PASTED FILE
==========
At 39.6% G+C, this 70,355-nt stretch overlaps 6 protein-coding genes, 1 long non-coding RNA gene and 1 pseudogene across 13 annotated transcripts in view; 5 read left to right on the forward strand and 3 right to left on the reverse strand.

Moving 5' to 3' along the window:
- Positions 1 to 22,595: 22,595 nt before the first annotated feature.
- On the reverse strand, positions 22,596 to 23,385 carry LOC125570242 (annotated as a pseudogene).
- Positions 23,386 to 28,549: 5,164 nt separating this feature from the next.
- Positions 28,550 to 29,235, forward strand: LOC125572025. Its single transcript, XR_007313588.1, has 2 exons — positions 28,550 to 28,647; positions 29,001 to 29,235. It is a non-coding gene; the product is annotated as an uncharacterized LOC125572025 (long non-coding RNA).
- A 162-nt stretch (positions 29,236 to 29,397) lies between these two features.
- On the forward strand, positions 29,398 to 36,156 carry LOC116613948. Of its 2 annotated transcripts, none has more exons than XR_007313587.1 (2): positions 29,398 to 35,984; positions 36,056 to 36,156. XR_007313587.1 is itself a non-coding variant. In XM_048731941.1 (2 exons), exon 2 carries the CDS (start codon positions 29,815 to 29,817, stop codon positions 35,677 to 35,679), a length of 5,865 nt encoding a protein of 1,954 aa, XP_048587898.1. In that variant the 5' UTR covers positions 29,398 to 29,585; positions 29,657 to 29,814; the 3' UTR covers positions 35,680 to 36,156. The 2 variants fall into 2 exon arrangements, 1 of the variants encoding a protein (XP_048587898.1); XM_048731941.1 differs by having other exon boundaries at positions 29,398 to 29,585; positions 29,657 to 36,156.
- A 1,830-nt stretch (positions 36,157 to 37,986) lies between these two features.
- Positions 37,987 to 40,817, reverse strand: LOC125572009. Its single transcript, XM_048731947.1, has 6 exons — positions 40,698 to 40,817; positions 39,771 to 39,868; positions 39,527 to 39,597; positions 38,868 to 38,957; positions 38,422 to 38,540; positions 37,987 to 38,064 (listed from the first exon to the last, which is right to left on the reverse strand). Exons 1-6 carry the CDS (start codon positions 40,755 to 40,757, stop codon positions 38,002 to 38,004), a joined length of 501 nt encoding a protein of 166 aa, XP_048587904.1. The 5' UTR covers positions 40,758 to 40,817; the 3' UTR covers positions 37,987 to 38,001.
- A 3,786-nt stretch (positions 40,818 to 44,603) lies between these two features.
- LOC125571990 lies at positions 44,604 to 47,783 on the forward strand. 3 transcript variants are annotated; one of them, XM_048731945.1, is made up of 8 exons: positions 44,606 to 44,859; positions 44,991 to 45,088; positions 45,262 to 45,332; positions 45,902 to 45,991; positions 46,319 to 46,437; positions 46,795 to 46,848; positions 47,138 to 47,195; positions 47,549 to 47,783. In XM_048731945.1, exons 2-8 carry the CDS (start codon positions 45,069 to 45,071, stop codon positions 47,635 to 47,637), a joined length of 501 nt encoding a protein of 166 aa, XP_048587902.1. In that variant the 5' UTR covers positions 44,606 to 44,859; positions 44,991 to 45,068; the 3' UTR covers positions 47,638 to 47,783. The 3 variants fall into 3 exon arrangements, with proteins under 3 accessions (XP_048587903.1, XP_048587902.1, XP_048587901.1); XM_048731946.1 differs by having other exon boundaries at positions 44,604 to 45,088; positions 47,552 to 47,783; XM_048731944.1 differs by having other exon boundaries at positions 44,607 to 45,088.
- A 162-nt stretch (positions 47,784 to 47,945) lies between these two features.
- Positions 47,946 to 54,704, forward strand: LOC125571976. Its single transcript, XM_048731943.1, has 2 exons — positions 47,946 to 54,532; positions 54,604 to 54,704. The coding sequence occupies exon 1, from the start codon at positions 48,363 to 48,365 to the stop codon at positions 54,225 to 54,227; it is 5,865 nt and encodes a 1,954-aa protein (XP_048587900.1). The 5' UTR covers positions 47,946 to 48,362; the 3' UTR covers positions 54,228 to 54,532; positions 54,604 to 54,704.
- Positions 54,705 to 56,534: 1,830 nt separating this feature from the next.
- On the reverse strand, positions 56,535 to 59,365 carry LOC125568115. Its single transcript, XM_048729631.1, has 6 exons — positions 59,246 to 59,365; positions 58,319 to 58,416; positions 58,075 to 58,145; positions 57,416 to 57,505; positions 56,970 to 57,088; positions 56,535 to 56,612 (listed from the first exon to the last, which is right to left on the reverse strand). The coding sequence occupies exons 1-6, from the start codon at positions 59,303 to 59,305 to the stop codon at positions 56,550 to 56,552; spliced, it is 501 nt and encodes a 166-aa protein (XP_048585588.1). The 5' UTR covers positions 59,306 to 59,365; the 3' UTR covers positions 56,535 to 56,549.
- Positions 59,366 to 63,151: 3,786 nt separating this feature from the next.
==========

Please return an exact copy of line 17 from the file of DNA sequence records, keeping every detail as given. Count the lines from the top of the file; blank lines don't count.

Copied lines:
- Positions 59,366 to 63,151: 3,786 nt separating this feature from the next.